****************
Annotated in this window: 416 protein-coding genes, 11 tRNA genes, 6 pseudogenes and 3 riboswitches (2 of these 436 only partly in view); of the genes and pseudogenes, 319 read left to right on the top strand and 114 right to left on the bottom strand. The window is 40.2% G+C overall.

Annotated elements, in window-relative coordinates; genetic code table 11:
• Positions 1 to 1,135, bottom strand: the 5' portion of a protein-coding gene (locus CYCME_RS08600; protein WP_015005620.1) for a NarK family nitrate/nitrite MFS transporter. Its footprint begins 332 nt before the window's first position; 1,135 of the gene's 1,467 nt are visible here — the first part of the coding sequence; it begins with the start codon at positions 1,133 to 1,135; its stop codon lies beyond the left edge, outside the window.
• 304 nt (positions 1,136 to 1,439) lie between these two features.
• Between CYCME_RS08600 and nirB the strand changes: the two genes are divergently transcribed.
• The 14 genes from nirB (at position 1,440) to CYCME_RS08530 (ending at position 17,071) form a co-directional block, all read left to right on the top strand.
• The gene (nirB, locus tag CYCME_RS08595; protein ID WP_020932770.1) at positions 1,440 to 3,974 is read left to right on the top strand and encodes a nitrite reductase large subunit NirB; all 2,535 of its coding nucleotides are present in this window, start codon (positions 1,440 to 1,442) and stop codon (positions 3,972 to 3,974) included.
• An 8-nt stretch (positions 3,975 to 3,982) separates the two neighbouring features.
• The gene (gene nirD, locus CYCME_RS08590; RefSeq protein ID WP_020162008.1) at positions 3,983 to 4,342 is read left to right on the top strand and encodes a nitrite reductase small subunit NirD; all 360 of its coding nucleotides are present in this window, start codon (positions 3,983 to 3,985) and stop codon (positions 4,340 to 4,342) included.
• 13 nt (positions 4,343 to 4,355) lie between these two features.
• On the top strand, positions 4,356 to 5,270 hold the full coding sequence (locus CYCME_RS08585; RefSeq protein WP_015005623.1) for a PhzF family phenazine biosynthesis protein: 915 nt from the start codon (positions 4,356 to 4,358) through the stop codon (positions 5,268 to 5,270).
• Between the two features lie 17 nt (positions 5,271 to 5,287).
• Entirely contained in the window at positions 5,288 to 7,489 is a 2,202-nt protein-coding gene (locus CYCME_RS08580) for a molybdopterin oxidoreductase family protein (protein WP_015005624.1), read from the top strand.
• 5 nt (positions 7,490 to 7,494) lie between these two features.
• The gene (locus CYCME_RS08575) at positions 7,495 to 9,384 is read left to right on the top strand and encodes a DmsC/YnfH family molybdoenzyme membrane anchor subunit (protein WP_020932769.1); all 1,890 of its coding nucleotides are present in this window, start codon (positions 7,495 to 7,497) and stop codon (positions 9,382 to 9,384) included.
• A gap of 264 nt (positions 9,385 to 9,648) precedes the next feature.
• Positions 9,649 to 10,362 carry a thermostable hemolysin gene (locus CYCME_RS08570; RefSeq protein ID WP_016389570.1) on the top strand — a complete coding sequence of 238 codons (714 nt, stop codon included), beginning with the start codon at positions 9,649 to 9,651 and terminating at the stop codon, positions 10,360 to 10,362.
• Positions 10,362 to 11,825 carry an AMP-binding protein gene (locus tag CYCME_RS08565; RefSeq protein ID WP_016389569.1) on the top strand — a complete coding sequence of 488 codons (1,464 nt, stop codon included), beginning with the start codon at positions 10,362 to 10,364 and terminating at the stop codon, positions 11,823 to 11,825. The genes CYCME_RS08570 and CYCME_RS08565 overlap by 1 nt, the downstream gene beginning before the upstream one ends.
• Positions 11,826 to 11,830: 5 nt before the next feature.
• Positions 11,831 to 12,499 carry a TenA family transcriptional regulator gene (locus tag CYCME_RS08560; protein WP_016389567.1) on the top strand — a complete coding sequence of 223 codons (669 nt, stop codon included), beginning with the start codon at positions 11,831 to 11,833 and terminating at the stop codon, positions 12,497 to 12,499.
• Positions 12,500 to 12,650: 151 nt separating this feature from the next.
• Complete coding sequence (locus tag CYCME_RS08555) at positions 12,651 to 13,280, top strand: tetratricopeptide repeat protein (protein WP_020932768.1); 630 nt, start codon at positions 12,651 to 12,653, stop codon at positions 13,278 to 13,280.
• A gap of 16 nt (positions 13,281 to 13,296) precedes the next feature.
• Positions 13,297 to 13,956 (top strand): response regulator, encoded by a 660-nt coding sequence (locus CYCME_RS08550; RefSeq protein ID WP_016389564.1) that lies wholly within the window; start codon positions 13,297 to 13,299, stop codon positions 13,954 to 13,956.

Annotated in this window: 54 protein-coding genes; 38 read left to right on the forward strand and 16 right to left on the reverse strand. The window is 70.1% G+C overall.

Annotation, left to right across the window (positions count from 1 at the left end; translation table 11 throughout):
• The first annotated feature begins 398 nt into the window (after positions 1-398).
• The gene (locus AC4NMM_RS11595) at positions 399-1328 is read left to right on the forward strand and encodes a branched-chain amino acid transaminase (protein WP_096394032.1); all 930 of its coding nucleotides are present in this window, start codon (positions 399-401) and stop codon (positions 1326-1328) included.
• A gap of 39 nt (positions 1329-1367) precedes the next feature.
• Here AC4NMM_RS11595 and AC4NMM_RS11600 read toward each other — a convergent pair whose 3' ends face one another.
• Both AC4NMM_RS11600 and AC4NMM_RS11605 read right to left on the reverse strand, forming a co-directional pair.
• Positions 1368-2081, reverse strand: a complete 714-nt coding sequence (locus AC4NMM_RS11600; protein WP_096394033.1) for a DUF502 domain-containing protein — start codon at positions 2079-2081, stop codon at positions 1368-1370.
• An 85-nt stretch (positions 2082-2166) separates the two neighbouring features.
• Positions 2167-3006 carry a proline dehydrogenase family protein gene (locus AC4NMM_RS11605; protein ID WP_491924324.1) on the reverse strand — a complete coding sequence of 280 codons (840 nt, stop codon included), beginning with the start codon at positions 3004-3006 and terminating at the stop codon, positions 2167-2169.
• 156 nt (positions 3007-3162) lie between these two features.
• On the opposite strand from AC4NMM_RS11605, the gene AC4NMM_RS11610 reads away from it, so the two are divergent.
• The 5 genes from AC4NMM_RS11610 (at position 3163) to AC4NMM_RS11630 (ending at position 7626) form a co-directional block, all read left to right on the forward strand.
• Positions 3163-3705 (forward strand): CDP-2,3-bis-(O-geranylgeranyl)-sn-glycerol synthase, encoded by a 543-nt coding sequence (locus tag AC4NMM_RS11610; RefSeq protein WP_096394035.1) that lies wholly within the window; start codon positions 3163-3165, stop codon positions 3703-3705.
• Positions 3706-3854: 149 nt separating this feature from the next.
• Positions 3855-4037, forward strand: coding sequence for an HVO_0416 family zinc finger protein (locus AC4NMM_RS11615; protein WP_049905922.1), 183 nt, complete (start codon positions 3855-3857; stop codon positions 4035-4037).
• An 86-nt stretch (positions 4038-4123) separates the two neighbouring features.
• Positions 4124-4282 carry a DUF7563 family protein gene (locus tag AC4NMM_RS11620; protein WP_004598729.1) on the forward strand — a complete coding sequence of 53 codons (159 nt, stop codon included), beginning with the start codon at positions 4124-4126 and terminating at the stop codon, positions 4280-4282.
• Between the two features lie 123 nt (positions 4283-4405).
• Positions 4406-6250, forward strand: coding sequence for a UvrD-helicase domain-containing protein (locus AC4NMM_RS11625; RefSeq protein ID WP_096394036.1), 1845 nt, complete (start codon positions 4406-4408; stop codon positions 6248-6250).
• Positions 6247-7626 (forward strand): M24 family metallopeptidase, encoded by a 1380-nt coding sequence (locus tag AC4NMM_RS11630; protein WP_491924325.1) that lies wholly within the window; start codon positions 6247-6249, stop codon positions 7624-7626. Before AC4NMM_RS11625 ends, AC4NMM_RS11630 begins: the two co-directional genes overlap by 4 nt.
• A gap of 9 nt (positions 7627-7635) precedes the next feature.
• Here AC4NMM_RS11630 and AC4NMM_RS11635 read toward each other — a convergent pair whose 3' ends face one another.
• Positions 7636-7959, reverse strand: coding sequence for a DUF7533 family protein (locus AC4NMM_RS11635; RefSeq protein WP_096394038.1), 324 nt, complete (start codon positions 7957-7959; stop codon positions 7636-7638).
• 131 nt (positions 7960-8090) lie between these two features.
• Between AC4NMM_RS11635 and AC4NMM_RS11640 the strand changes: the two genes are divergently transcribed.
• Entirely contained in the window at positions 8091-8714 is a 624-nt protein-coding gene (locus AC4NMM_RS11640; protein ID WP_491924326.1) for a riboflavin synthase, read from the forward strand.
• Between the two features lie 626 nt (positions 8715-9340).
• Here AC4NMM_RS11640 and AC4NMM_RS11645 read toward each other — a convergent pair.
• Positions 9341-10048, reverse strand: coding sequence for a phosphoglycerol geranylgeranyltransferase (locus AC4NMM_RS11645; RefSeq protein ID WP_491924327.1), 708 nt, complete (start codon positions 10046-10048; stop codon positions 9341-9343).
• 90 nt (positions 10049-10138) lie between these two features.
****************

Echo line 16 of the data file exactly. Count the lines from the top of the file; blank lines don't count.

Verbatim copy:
• A gap of 264 nt (positions 9,385 to 9,648) precedes the next feature.